[...] talk of ever more crippling sanctions and the always supposedly imminent collapse of the Iranian economy (or not), something often gets overlooked: the people of Iran [...]

November 18, 2012 at 20:38

Iran is no issue but only the point to distract the world attention from Israel!

October 10, 2012 at 10:02

Why can,t Iran go on the gold standard for oil sales and any other commodity. Even though oil is pegged to the dollar. who turns down gold for transactions 

October 7, 2012 at 18:43

this sort of news item is simply bullshit propaganda.although i am not an iranain but i know they are very cohesive nation with strong agricultural base with enough food stuffs .Yes only international trade can suffer a lot but will not crush a country which is well sufficient in fuel energy and food .Yes had it been some other country things would have been worse.But still when Iraq was under sanctions and crippled by war still therewas not so called chaos or something which would have pleased western morons , of course 2.5 million children died for want of food and medicine.

October 6, 2012 at 07:23

There are times (like this) that I am grateful that certain regimes are crippled with division and infighting. Iran and the Obama administration are great examples.

October 6, 2012 at 06:56

Its a good thing Washington is too smart to print dollar bills for cheap political gain, like these fools. Oh wait.

October 6, 2012 at 06:37

You're wrong.  The street protests this week are anti-government not anti-US or Anti-West.

"Tear gas was used to disperse the demonstrators, some of whom were setting fire to tyres and rubbish bins. There were many arrests, reports say.
Eyewitnesses told the BBC that scores of people gathered outside the central bank, calling for the governor to stand down, chanting anti-government slogans.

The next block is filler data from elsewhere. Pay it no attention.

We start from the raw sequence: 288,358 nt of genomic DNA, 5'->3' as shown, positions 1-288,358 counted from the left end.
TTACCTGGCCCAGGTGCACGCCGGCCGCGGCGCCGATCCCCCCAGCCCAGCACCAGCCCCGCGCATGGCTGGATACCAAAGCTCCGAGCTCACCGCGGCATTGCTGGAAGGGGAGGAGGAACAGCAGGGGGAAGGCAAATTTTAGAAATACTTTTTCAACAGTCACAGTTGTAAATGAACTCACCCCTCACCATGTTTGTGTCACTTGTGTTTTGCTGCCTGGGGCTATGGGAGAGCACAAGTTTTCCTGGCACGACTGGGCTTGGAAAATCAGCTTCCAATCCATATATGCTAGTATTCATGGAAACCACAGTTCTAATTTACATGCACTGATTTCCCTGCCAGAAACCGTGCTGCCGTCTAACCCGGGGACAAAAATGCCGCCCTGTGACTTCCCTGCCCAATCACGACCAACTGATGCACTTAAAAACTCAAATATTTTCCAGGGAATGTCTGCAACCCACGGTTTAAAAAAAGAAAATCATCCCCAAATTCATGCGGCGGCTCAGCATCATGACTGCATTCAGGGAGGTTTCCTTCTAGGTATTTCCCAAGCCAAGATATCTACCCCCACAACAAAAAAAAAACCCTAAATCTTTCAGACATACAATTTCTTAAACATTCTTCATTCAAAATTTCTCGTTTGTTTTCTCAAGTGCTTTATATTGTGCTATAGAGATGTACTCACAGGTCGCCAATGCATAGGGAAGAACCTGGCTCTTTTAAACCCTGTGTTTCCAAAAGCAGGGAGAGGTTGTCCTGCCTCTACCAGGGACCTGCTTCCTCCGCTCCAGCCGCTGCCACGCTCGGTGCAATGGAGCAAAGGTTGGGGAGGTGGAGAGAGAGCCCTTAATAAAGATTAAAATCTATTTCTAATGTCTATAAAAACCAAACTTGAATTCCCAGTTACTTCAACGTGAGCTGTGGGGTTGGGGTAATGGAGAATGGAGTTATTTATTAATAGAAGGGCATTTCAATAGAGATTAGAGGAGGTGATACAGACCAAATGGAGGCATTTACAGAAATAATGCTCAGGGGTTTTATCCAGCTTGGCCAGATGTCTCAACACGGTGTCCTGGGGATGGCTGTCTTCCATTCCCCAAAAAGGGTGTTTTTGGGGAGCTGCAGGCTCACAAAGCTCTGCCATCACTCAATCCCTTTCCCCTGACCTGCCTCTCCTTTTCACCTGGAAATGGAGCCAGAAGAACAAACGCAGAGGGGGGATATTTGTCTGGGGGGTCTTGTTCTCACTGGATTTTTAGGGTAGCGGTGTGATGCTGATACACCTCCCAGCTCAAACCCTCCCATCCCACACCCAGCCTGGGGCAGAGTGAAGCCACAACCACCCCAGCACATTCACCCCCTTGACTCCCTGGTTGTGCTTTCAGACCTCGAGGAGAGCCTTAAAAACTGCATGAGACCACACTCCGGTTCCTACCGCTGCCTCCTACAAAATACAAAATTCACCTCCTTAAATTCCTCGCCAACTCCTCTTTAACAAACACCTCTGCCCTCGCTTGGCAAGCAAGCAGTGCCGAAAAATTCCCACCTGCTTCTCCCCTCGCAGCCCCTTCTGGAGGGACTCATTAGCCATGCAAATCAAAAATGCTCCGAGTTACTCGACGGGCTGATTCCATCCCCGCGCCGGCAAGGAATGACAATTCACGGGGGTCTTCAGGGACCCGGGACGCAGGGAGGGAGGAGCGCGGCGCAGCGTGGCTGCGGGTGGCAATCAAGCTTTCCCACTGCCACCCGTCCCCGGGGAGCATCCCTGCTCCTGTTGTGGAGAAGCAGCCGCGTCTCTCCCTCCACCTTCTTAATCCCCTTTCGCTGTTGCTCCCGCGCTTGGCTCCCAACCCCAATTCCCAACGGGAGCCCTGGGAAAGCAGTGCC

… The protests were clearly targeting President Ahmadinejad's government, accusing it of mismanagement and inefficiency in curtailing Iran's currency crisis, says BBC Persian's Amir Paivar.
One woman in the city of Malayer told the BBC that Iranians were "very angry with the regime".
"The situation is becoming worse and worse every day," she said.
"I work in the main hospital in the city and we are encountering some serious problems. We can't buy necessary medication because prices go up by 70% a day."
President Ahmadinejad has blamed Western sanctions for the fall in the rial, saying they amounted to an economic war.
However, many Iranians accuse him of financial mismanagement…"
More at the link.

October 6, 2012 at 06:15

These Iranian poliics brining down Iran from the inside.  Western embargoes and politics just help it along. Very simiilar to Obama's divisivness here in the U.S.  With Reid's support in keeping the Senate totally ineffective it makes all of congress ineffective, and leaves Obama less government challenges to his agendas.  But this kind of divisiveness doesn't really work the way the power hungry leaders intend, here in the US nor in Iran.  Kind of sad, really. 

October 6, 2012 at 03:16

This will just push the Iranian people away from the US and the West.  When they feel they are being antagonized by the West they rally behind their leaders.  These western policies are counter-productive.

Zach Feinberg
October 6, 2012 at 00:30

Complete regime collapse seems like it would be messy and potentially dangerous, especially with a government that has nearly enough material to assemble a nuclear weapon (regardless of whether it intends to or not). Knowing what I do about the current regime in Iran–which admittedly is not as much as I should–I would sincerely hope that this crisis deals a blow to their legitimacy and forces them back to the negotiating table. Time will tell what the result of this will be, but one thing's for sure, the wheels are turning over there. 

October 5, 2012 at 23:22

Why's Ringo Starr in the picture?

October 5, 2012 at 15:15

No comments?

Share your thoughts

Your Name
Your Email
required, but not published
Your Comment

Sign up for our weekly newsletter
The Diplomat Brief